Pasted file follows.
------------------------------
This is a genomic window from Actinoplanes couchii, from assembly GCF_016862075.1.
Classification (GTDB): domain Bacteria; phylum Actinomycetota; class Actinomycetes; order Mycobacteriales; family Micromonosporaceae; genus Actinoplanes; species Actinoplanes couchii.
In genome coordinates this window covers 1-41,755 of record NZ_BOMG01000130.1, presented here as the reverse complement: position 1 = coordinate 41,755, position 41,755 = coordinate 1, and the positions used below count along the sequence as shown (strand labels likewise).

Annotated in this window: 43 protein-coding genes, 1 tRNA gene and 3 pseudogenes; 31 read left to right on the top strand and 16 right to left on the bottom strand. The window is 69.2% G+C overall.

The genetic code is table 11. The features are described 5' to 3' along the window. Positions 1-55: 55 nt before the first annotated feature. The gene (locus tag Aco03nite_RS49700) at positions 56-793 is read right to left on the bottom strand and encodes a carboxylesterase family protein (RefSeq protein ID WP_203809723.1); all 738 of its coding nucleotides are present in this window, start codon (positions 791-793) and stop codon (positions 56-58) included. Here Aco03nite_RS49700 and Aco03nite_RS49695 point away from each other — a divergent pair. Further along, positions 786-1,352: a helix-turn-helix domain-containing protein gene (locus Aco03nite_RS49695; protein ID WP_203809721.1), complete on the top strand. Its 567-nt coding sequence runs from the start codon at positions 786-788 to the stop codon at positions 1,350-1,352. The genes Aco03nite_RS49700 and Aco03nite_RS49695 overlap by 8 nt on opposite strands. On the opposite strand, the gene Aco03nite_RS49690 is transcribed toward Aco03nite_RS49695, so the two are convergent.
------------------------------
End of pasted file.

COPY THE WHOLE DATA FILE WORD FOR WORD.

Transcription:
This is a genomic window from Actinoplanes couchii, from assembly GCF_016862075.1.
Classification (GTDB): domain Bacteria; phylum Actinomycetota; class Actinomycetes; order Mycobacteriales; family Micromonosporaceae; genus Actinoplanes; species Actinoplanes couchii.
In genome coordinates this window covers 1-41,755 of record NZ_BOMG01000130.1, presented here as the reverse complement: position 1 = coordinate 41,755, position 41,755 = coordinate 1, and the positions used below count along the sequence as shown (strand labels likewise).

Annotated in this window: 43 protein-coding genes, 1 tRNA gene and 3 pseudogenes; 31 read left to right on the top strand and 16 right to left on the bottom strand. The window is 69.2% G+C overall.

The genetic code is table 11. The features are described 5' to 3' along the window. Positions 1-55: 55 nt before the first annotated feature. The gene (locus tag Aco03nite_RS49700) at positions 56-793 is read right to left on the bottom strand and encodes a carboxylesterase family protein (RefSeq protein ID WP_203809723.1); all 738 of its coding nucleotides are present in this window, start codon (positions 791-793) and stop codon (positions 56-58) included. Here Aco03nite_RS49700 and Aco03nite_RS49695 point away from each other — a divergent pair. Further along, positions 786-1,352: a helix-turn-helix domain-containing protein gene (locus Aco03nite_RS49695; protein ID WP_203809721.1), complete on the top strand. Its 567-nt coding sequence runs from the start codon at positions 786-788 to the stop codon at positions 1,350-1,352. The genes Aco03nite_RS49700 and Aco03nite_RS49695 overlap by 8 nt on opposite strands. On the opposite strand, the gene Aco03nite_RS49690 is transcribed toward Aco03nite_RS49695, so the two are convergent.